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In vivo Measurement of Ectopeptidase Activity Using Electroosmotic Perfusion- Microdialysis

Wilson, Rachael-Anh (2019) In vivo Measurement of Ectopeptidase Activity Using Electroosmotic Perfusion- Microdialysis. Doctoral Dissertation, University of Pittsburgh. (Unpublished)

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Insulin regulated aminopeptidase (IRAP, EC is a promising drug target for treatment of cognitive impairment. This membrane-bound ectopeptidase is densely concentrated in areas of the brain associated with cognition and is known to hydrolyze neuropeptides involved in memory and learning in vitro. A hypothesis is that inhibition of IRAP may extend the lifetime of beneficial neuropeptides in the extracellular space, mitigating the effects of diseases such as Alzheimer’s. A challenge in testing this hypothesis is the lack of available methods for quantitatively measuring ectopeptidase activity in vivo.
This work describes the development of analytical techniques to aid in the understanding of ectopeptidases and the fate of neuropeptides in the extracellular space. We have done this by enhancing the sensitivity and quantitative capabilities of detection methods for online collection of neuropeptides and by the fabrication and development of a novel sampling technique called electroosmotic perfusion-microdialysis (EOP-MD). With EOP-MD, substrate peptides are perfused using electroosmotic flow and hydrolysis products along with unhydrolyzed substrate are collected at the microdialysis probe. The advantage of using this approach compared to conventional microdialysis is that the volume of substrate and the residence time in the tissue can be controlled using current. Additionally, spatial resolution is dependent on the distance between the EOP and MD probes, which is approximately 100 micron. We have demonstrated this approach by measuring leucine enkephalin hydrolysis in the anesthetized rat brain and observed a dose-dependent reduction in hydrolysis with the IRAP inhibitor HFI-419. As far as we are aware, this is the first sampling method capable of quantifying ectopeptidase activity in vivo, particularly at a spatial resolution of 100 micron.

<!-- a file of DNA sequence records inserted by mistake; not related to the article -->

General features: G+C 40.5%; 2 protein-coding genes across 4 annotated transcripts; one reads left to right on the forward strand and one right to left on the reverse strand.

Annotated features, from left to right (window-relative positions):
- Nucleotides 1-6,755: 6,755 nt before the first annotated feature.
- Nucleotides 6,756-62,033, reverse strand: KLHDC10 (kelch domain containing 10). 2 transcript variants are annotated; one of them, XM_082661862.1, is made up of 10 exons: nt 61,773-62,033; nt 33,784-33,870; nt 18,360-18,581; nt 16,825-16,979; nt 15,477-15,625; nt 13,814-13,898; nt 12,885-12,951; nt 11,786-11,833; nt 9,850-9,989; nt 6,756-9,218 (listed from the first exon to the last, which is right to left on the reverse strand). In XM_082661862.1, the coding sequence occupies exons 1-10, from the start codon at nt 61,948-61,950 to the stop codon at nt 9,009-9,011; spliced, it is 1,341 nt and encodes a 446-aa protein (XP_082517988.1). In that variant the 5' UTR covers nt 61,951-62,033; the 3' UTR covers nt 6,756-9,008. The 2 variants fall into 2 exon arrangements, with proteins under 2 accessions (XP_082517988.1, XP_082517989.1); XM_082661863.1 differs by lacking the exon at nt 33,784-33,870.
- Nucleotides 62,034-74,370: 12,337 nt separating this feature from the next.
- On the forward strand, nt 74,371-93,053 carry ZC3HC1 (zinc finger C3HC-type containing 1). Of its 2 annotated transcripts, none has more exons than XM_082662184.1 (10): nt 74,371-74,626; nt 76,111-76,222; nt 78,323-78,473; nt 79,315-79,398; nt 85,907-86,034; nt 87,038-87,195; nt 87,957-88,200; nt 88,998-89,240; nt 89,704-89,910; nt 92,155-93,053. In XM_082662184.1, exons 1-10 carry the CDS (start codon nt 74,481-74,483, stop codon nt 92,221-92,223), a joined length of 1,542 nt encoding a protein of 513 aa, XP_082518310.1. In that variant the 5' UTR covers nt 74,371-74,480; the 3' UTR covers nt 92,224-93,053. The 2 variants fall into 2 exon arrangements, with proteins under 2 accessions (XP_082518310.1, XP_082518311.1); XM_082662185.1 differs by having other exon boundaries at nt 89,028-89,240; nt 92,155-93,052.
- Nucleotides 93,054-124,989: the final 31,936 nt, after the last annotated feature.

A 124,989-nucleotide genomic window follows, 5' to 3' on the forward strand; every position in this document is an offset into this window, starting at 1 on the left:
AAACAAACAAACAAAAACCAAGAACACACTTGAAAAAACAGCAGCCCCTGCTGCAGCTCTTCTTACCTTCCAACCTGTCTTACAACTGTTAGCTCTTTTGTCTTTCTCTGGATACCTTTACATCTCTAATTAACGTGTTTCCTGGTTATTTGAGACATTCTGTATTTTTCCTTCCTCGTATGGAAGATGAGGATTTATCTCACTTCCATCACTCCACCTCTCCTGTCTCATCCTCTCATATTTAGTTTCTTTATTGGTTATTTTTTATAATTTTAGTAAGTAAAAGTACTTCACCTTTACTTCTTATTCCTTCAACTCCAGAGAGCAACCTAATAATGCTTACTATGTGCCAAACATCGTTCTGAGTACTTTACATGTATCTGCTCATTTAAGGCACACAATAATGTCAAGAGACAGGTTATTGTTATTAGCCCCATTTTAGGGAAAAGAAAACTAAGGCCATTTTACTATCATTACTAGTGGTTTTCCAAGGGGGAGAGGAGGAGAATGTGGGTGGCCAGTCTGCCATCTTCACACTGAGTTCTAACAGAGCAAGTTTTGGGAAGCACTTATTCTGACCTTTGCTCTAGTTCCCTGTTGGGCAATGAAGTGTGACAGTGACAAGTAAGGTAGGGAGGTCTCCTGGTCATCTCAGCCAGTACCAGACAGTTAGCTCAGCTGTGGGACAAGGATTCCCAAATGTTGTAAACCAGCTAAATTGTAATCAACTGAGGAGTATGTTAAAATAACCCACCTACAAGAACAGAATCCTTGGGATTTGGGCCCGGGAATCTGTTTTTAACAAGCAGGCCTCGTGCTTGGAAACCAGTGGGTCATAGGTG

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Item Type: University of Pittsburgh ETD
Status: Unpublished
CreatorsEmailPitt UsernameORCID
Wilson, Rachael-Anhrew66@pitt.edurew660000-0003-4197-7777
ETD Committee:
TitleMemberEmail AddressPitt UsernameORCID
Committee ChairWeber,
Committee MemberMichael,
Committee MemberSeth,
Committee MemberJun,
Date: 25 September 2019
Date Type: Publication
Defense Date: 29 April 2019
Approval Date: 25 September 2019
Submission Date: 8 July 2019
Access Restriction: No restriction; Release the ETD for access worldwide immediately.
Number of Pages: 159
Institution: University of Pittsburgh
Schools and Programs: Dietrich School of Arts and Sciences > Chemistry
Degree: PhD - Doctor of Philosophy
Thesis Type: Doctoral Dissertation
Refereed: Yes
Uncontrolled Keywords: peptide, brain, liquid chromatography, mass spectrometry
Date Deposited: 25 Sep 2019 19:23
Last Modified: 25 Sep 2019 19:23

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  • In vivo Measurement of Ectopeptidase Activity Using Electroosmotic Perfusion- Microdialysis. (deposited 25 Sep 2019 19:23) [Currently Displayed]


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